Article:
John Taylor is one of the foremost economists of our generation. His ideas were implemented in central banks across the world during the period of price stability, economic growth and financial stability that followed the 1980s. This period culminated in the financial crisis of 2008 which was followed by a very slow recovery which, seven years on, can hardly be said to be complete. This book presents Taylor's view of the financial crisis and its aftermath.Taylor argues that deviating from strict policy rules, both before and since the crisis, contributed to the events of 2008-13 and, especially, the very slow recovery in national income after the financial crisis. Furthermore, in other areas of government activity, such as regulation and law-making more generally, instability is being created, which is very bad for the economy.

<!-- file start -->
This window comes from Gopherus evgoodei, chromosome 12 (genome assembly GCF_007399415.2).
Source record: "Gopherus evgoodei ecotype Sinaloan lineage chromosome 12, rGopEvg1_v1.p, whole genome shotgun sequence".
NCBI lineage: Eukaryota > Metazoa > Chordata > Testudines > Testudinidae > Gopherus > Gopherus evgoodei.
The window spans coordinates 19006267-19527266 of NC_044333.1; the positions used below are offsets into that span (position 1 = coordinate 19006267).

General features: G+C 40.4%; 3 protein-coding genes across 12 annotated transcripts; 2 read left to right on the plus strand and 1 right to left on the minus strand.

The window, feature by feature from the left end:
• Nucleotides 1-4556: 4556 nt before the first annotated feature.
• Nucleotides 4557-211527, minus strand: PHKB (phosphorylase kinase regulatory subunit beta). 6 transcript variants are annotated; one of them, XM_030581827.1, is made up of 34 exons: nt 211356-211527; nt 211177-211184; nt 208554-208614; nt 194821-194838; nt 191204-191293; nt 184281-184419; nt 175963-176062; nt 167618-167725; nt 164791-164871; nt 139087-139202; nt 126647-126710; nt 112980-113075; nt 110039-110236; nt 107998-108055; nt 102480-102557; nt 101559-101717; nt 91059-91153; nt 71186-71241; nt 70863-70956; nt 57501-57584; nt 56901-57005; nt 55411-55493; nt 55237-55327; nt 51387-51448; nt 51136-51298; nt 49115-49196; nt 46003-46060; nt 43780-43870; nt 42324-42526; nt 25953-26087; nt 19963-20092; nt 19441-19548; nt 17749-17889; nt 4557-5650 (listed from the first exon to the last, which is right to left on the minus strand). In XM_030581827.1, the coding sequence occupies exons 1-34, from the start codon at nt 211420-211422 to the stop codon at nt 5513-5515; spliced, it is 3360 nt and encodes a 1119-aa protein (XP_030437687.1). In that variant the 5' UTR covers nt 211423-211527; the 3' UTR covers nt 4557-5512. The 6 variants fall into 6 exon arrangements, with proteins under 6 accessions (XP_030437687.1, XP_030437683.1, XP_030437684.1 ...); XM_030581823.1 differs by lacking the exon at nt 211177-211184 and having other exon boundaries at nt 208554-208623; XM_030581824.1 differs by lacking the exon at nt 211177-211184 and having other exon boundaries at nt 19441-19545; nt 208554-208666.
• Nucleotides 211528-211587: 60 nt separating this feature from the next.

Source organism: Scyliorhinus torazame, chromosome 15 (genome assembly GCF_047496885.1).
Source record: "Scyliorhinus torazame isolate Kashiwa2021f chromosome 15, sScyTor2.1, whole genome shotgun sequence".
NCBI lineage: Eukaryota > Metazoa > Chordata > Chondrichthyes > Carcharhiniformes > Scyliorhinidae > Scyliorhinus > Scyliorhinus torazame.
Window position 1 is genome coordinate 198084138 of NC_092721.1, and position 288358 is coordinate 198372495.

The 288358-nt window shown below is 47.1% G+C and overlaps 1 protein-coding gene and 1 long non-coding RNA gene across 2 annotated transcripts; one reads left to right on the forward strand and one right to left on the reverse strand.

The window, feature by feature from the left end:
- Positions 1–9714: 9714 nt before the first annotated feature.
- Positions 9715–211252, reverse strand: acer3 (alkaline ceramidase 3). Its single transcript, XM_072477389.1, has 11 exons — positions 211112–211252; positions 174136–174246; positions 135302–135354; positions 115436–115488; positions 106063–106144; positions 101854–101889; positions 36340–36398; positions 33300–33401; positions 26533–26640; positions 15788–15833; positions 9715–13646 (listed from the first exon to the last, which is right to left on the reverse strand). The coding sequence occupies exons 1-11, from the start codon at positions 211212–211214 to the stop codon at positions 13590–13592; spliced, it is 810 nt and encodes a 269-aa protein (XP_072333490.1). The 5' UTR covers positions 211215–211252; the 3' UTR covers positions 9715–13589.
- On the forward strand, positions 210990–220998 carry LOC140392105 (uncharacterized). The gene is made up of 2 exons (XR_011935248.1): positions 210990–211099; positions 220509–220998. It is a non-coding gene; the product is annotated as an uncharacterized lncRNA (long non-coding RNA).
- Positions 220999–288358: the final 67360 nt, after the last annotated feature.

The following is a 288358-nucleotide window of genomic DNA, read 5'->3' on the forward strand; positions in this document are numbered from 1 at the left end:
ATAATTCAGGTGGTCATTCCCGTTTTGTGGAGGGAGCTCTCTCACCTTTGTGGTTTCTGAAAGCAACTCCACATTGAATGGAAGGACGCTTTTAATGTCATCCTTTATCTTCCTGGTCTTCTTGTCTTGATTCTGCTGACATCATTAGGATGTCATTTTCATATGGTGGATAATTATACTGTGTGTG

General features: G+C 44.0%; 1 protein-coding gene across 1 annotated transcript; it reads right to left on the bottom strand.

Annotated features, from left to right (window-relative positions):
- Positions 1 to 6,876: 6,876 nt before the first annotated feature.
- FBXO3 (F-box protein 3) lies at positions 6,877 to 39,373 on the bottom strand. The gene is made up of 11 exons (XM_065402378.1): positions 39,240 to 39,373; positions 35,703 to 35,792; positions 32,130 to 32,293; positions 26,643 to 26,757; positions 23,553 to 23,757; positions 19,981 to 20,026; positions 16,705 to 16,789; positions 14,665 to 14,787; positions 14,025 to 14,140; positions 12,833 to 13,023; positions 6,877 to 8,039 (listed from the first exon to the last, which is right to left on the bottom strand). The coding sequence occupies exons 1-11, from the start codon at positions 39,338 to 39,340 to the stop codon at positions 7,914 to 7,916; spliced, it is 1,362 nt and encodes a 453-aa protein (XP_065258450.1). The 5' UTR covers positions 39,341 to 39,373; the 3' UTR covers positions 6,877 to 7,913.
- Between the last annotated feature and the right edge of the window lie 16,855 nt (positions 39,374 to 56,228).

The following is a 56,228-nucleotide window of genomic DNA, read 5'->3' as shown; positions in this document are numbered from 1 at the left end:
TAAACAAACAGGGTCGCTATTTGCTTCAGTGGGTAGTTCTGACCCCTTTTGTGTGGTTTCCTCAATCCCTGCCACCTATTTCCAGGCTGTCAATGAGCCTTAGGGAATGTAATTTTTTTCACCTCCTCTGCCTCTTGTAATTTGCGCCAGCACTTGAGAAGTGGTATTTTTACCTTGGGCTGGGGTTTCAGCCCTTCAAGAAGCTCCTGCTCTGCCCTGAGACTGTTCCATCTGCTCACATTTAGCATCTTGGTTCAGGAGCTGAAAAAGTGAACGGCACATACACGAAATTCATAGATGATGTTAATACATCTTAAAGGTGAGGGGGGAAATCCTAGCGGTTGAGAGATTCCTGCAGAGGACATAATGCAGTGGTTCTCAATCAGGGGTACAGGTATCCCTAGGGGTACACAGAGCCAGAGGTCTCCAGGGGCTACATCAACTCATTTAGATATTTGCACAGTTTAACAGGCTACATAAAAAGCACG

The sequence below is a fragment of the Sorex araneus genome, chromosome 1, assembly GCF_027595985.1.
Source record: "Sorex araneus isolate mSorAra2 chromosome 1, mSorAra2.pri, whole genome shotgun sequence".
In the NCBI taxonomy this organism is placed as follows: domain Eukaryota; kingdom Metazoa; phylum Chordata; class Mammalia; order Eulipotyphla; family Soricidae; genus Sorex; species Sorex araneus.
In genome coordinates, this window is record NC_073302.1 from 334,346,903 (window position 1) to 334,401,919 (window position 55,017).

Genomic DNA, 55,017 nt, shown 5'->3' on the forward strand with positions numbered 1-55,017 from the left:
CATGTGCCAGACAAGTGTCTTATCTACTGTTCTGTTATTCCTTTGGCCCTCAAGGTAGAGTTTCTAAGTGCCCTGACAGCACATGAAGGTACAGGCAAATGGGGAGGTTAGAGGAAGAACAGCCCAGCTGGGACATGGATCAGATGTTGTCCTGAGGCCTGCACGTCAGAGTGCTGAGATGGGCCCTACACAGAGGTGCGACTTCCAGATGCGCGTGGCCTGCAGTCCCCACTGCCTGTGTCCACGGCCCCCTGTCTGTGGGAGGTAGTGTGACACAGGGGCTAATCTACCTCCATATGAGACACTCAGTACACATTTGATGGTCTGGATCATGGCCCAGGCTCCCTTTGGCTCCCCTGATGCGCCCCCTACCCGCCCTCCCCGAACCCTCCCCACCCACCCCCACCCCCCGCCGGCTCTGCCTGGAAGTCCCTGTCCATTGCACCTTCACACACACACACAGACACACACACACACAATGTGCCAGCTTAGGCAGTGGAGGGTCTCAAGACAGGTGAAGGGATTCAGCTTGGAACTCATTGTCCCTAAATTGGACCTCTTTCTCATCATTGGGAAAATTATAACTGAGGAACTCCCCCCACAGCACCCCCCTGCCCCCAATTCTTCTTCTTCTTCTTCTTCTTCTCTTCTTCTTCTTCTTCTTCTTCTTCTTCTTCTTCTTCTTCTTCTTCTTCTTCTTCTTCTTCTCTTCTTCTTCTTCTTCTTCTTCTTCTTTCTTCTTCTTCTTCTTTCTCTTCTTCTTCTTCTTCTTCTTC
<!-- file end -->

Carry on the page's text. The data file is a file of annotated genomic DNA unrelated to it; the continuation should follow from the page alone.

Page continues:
|Publisher:||Institute of Economic Affairs|
|Product dimensions:||5.12(w) x 7.76(h) x (d)|
About the Author
Professor John B. Taylor is the Robert Raymond Professor of Economics at Stanford University and the George P. Shultz Senior Fellow in Economics at the Hoover Institution. John Taylor’s academic fields of expertise are macroeconomics, monetary economics and international economics. In particular, he is known for his research on the foundations of modern monetary theory and policy. He has served on the US President’s Council of Economic Advisors, the US Congressional Budget Office’s panel of Economic Advisors and the California Governor’s Council of Economic Advisors. From 2001 to 2005, John Taylor was Under Secretary of the US Treasury for International Affairs, where he was responsible for, amongst other things, currency markets, trade in financial services and oversight of the International Monetary Fund and the World Bank.